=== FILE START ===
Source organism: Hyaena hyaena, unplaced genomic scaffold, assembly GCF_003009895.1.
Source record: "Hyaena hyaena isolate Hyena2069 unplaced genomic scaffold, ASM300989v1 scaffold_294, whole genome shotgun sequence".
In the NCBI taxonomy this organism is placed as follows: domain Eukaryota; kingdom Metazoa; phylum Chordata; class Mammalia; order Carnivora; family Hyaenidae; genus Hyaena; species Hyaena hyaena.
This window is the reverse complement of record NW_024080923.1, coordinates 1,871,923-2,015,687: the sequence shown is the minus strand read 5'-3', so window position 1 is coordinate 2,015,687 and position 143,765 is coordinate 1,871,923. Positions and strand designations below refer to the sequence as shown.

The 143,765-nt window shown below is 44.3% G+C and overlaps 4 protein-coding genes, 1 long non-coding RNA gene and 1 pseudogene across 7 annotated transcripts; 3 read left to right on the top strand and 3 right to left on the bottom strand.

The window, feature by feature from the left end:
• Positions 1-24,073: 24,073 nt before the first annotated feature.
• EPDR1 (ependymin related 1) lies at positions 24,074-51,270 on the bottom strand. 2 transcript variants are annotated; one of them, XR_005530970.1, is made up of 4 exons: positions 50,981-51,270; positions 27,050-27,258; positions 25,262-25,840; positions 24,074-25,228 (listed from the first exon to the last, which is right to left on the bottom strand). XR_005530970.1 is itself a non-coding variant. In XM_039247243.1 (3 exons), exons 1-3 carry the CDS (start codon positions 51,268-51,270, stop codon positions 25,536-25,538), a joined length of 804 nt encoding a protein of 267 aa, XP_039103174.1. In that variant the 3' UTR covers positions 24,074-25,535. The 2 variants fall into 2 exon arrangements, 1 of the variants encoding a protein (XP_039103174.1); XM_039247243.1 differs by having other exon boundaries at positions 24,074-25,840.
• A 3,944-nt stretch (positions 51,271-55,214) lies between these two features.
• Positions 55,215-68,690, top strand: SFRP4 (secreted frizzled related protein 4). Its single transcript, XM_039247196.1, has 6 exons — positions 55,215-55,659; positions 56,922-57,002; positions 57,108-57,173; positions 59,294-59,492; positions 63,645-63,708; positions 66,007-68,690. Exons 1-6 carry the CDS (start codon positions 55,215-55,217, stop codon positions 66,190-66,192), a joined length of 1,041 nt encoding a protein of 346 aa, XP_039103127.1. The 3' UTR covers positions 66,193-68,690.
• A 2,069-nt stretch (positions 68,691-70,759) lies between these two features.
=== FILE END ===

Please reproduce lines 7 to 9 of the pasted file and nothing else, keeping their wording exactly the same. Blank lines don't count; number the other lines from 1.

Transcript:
• Positions 1-24,073: 24,073 nt before the first annotated feature.
• EPDR1 (ependymin related 1) lies at positions 24,074-51,270 on the bottom strand. 2 transcript variants are annotated; one of them, XR_005530970.1, is made up of 4 exons: positions 50,981-51,270; positions 27,050-27,258; positions 25,262-25,840; positions 24,074-25,228 (listed from the first exon to the last, which is right to left on the bottom strand). XR_005530970.1 is itself a non-coding variant. In XM_039247243.1 (3 exons), exons 1-3 carry the CDS (start codon positions 51,268-51,270, stop codon positions 25,536-25,538), a joined length of 804 nt encoding a protein of 267 aa, XP_039103174.1. In that variant the 3' UTR covers positions 24,074-25,535. The 2 variants fall into 2 exon arrangements, 1 of the variants encoding a protein (XP_039103174.1); XM_039247243.1 differs by having other exon boundaries at positions 24,074-25,840.
• A 3,944-nt stretch (positions 51,271-55,214) lies between these two features.